I get excited when I know I’m going shopping. There, I said it.
I get that tummy tickling sense of anticipation when I know the postman will be bringing me something I’ve ordered online and it’s all the better if I get the chance to actually have a mooch around the shops. Living in the countryside means I don’t get much time in towns anymore so I do look forward to it when I know I’m heading into civilisation for the day. I make a mental list of what I want to look for and which shops I’ll launch myself into first.
Yet somehow, at the end of a day’s shopping I always leave in an exhausted, sweaty mess. Shopping should be a delight to the soul but in reality it’s often a test to one’s sanity. Here’s what drives me nuts about shopping trips:
Shopping stress #1:
I can only speak for my own country but in the UK the weather is as changeable as my littlest bears mood. So we do what anyone would do when you’re going to be spending frequent periods outdoors; We dress in layers to shop. Especially in the winter. Everyone knows this. It’s a thing. Surely store managers know this too, right? So WHY, when they know people are walking around in a vest, Tshirt, jumper, coat with the obligatory scarf do they set their thermostats to match tropical climates. As if they’re expecting you to come shopping in your bikini. Throughout the shopping trip you gradually strip off the layers as you begin to melt, feeling the momentary relief of fresh air between stores. You’re clammy and agitated and, of course, you’re now carrying the coat you thought would be essential mid November.
Shopping stress #2:
I’m not being weird here. I’m talking about children. Babies. Toddlers. The offspring. As my girls get older I often fantasise about having a girls day together, perusing the shops and having a nice chat over lunch. My oldest is nearly there. But not quite. It’s manageable if she hasn’t got her sister to spar with. The littlest bear on the other hand is quite the typical child or man to shop with. We havn’t got out of the car before she asks if we’re done. Granted she doesn’t hide in the clothes rails anymore or fail to tell me she has instigated a game of hide-and-seek in Boots but she’s very much a consciencous objector of retail therapy. It does not bode well for a fun and relaxed day. It’s impossible to decide which Lush bath bomb to try out when your child is trying to stick sprigs of lavender up their nose. You’re always in a rush at best of times and the pressure is on to grab what you want and retreat before any serious damage is done – or worse, they start bickering with their siblings.
Shopping stress #3:
I know, I know. It’s a two way street. Customers can be awful. I’ve been there done that, and had to grit my teeth behind a forced smile and wish rude customers a nice day as they snarl at you. Ultimately we all have a responsibility to be nice humans. But here’s the thing. Retail staff are paid to be helpful and pleasant. I’m not even going there with those shop assistants that glare at you when you walk into an upmarket store like you’re way too working class to be allowed into such an establishment. Considering that species of people is beyond Moaning-Mondays and moving towards blind rage. Less infuriating but still irritating, it seriously grinds my gears something terrible when you get to the checkout and the staff behind the till take your goods, ring them through but don’t actually acknowledge you. And chat to their counterpart on the next till. As if discussing their drunkard antics the previous night cannot wait until their lunch break. I admit, when cashiers have done this and handed me my change/card without even glancing at me, I’ve been known to stand there with my arm still held out and a smile plastered on my pee’d off face until they do. MANNERS COST NOTHING BUT AFFECTS EVERYTHING!!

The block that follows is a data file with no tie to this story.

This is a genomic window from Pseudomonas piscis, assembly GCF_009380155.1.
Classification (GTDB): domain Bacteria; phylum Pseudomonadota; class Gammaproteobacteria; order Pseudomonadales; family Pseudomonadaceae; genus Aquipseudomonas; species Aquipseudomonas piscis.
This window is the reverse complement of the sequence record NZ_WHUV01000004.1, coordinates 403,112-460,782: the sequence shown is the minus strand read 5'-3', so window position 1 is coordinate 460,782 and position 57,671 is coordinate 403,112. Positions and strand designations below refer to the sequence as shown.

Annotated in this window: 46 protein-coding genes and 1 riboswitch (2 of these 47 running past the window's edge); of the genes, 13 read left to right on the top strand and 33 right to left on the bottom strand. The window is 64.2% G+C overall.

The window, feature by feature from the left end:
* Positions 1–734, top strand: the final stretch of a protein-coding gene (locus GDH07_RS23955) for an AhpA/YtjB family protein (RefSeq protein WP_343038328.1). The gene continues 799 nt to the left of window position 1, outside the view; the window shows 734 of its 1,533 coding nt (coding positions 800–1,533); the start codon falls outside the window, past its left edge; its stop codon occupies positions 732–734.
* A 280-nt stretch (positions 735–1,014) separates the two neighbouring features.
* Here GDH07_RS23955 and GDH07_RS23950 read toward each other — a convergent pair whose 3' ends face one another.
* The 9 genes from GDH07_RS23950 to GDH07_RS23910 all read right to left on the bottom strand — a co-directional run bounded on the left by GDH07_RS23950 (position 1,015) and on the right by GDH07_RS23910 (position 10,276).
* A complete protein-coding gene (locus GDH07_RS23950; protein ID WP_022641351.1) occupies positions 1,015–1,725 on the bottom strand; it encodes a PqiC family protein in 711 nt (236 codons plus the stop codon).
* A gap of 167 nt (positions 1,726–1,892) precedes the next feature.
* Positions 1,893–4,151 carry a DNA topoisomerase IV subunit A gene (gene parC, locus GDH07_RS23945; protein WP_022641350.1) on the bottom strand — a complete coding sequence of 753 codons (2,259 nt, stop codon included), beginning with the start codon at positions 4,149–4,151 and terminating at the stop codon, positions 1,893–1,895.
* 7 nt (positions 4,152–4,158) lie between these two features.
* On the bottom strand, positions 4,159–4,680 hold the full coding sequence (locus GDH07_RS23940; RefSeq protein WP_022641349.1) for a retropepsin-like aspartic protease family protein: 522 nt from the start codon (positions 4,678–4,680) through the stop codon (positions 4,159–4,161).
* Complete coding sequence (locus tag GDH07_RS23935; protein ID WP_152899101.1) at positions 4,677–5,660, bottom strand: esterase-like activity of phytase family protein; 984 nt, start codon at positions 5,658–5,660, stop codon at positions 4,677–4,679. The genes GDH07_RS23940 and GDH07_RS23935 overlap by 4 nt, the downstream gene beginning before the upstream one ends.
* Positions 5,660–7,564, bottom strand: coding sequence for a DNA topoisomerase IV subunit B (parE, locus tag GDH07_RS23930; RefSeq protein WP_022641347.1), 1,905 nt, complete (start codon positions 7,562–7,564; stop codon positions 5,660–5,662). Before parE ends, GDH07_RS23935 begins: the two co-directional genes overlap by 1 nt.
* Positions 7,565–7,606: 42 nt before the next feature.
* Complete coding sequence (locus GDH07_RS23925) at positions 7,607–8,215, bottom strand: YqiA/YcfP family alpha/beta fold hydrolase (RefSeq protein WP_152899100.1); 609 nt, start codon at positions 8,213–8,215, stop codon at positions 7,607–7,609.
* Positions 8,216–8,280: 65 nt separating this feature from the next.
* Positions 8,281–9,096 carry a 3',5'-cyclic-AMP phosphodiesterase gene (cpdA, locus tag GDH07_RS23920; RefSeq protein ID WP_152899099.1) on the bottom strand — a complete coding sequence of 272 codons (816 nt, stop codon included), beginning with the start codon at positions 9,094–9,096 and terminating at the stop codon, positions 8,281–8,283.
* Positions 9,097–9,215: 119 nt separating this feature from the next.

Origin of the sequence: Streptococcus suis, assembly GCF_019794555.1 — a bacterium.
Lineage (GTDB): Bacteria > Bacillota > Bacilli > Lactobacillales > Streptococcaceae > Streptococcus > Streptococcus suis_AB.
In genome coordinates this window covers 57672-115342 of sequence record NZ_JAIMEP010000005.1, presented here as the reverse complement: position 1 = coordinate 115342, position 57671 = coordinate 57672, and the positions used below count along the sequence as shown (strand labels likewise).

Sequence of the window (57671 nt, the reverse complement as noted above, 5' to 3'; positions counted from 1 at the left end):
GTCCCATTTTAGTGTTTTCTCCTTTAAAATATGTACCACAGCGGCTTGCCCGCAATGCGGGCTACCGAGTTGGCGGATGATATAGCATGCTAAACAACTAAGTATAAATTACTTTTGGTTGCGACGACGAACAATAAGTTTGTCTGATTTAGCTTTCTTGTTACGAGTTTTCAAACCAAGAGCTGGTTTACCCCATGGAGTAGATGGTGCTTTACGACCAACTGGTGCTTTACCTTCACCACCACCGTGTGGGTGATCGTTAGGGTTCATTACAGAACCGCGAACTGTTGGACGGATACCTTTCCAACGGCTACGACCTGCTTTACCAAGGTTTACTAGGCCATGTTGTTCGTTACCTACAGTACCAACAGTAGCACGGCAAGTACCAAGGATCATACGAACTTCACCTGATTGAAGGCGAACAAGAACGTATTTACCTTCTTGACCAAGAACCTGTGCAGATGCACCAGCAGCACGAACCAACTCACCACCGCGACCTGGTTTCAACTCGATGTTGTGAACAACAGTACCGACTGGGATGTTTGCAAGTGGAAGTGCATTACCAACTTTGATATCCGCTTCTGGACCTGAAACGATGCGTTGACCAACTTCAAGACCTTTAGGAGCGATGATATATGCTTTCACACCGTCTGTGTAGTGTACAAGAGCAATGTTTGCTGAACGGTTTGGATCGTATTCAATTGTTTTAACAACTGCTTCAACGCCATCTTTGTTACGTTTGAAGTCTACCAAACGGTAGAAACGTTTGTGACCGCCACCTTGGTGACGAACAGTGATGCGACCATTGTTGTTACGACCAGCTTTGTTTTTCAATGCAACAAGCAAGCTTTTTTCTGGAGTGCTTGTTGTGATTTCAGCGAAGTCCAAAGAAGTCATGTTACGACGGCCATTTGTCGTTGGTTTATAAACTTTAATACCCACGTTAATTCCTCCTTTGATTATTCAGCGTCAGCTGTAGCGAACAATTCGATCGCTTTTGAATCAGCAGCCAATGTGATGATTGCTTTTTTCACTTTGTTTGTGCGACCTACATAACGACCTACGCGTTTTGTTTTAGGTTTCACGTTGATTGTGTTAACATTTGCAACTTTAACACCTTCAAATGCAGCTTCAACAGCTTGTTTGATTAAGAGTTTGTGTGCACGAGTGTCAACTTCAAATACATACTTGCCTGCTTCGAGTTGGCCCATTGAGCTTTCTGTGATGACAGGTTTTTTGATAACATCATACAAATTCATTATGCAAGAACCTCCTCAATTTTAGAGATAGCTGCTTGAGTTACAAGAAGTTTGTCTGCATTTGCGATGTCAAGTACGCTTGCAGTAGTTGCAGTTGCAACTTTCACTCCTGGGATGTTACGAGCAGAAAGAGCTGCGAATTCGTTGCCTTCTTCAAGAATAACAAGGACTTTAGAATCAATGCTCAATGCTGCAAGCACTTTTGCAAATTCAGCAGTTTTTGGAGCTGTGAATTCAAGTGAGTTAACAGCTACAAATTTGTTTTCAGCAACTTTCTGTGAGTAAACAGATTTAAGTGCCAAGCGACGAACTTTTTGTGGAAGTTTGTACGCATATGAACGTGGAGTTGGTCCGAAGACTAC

Shopping stress #4:
So by now you have sweat dripping down your back, your littlies are on their tenth and absolutely final warning or they will not get that magazine you negotiated with them in the car on the way to the shops. Your arms are aching from carrying more garments of clothing that you brought with you from home than you have actually bought on the shopping trip. You’ve just realised you have six minutes until your parking ticket runs out and you’re finally at the front of the queue. Little miss rude is manning the till and although you may have been interested to know that the bar in town does a great 2 for 1 cocktail offer on a Friday night (but avoid the sex on the beach because little miss rude #2 in the next till was ‘soooooooooo hammered that she puked in the taxi home), you’re beyond agitated that she can’t just get on and do her job quickly and politely. There’s now 4 minutes until youre parking ticket runs out and panic is building up inside. She slowly counts your change and then PILES IT ON TOP OF YOUR RECEIPT IN YOUR SODDIN’ HAND. You then have to separate the two to avoid ripping your purse at the seams. This costs you an vital 30 seconds of your time as you race towards the car park with your coat under your arm and kids in tow.
Shopping Stress #5:
Your watch was wrong and you get to your car 10 minutes after your ticket expired.
There’s a lovely yellow and black sticker waiting for you on your windscreen.
I have a theory that your mind is built to forget the pain of childbirth. It can be the only reason we choose to procreate more than once. I reckon we are also wired to ‘forget’ the hassle of shopping. Otherwise the retail industry would have gone down the pan years ago.
What sends you into a frenzy when you hit the shops?
Ah, That’s better. Happy Monday!
Mrs C x
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